U.S. Immigration and Customs Enforcement agents raided 77 business across Northern California this week, according to the San Francisco Chronicle [3].

ICE did not identify the businesses hit in the Bay Area and Sacramento region or make any immediate arrests, but issued three days for employers to provide proof of their employees' legal authorization to work in the U.S. 

The San Francisco Chronicle reports:

ICE inspections can lead to fines for businesses and criminal arrests of employers, in addition to immigration arrests of undocumented workers. During the last fiscal year, ICE served 1,360 such audits, making 139 criminal arrests and 172 immigration arrests. Businesses were ordered to pay nearly $100 million in forfeiture, fines and restitution.

In raids such as the ones this week, ICE agents demand that employers produce what are known as I-9 forms for their employees, which show that workers produced valid identification such as a Social Security card to prove they are in the U.S. legally. Sometimes agents also ask for employees’ proof of identity and work authorization.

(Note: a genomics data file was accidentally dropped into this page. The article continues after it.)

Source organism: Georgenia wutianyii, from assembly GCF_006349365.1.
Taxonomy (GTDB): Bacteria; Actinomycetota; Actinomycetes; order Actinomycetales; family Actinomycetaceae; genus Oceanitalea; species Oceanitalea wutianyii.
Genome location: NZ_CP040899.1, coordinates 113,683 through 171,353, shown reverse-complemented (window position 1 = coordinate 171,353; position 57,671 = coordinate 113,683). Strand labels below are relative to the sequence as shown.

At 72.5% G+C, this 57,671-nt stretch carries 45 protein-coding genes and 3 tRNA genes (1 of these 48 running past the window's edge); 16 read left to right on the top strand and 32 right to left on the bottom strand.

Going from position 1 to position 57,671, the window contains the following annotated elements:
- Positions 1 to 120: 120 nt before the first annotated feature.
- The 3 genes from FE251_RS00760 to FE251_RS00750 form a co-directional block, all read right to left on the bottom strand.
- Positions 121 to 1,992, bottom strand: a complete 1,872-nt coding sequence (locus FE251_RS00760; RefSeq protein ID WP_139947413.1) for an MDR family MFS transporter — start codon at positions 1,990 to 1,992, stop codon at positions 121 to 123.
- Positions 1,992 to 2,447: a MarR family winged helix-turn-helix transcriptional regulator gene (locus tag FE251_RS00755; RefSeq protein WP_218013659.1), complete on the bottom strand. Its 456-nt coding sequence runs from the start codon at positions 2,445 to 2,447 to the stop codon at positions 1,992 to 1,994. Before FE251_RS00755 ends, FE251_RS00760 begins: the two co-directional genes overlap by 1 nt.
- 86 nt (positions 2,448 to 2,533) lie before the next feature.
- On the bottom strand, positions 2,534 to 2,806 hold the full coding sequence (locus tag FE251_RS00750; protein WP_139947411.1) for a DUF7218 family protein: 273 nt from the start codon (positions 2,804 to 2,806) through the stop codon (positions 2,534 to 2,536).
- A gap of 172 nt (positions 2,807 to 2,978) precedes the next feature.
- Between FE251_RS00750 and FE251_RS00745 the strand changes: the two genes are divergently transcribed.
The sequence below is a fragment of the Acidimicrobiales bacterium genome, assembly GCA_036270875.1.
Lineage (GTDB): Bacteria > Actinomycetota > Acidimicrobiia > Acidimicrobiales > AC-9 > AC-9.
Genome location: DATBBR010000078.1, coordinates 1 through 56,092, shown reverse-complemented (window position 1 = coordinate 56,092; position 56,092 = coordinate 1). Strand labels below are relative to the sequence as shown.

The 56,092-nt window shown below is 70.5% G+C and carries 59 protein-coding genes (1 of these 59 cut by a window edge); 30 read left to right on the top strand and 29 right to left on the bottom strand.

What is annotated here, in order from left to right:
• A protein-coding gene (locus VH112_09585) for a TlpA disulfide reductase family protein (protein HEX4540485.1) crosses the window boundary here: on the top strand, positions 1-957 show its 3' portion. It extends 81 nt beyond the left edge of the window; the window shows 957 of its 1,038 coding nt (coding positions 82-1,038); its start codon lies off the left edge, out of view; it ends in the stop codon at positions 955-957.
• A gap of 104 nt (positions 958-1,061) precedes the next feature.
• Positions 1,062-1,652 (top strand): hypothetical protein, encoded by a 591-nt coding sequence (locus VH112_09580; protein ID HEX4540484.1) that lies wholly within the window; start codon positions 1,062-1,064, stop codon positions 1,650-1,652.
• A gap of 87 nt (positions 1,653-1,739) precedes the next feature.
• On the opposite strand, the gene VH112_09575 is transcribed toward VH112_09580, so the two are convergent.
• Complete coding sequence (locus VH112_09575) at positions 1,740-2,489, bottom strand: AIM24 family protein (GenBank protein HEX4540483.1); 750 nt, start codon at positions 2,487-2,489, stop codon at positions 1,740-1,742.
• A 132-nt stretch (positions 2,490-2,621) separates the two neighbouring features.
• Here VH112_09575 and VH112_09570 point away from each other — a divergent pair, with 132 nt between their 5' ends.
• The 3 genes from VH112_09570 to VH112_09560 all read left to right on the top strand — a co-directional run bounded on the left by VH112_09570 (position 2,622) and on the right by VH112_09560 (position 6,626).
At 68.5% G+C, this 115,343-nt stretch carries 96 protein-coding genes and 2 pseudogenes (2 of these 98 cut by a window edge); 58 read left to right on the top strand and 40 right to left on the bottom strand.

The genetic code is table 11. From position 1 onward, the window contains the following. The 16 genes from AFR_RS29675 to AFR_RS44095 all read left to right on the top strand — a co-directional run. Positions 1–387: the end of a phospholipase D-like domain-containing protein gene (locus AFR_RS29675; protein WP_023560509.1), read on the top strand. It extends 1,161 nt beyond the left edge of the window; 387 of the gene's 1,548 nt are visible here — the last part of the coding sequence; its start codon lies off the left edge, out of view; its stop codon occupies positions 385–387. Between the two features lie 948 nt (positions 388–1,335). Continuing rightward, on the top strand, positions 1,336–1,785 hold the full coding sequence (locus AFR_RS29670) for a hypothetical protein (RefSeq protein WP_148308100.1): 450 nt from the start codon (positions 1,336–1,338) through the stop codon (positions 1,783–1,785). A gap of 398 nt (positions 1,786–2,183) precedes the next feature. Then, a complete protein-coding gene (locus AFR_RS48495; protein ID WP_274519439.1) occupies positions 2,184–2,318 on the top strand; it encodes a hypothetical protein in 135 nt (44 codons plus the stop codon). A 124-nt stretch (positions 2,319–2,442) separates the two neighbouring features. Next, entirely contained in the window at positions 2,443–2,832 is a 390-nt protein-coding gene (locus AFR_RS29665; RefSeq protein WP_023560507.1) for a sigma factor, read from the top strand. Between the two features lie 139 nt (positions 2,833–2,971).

The sweep comes in the wake of nationwide ICE raids of nearly 100 7-Eleven stores [5] that resulted in dozens of arrests less than a month ago.

Thomas D. Homan, ICE acting director, has repeatedly criticized California for the state's sanctuary laws. 

"I think it’s terrible – you got the state of California that wants to put politics ahead of public safety, ahead of officer safety. What they have done is forced my officers to arrest dangerous criminals on their turf, in their homes and places of business, rather than arresting them in the safety and security of a county jail. It’s ridiculous to annoyingly and intentionally put law enforcement at risk," Homan said in an interview with Fox News [7] in January. 

Read more here [3].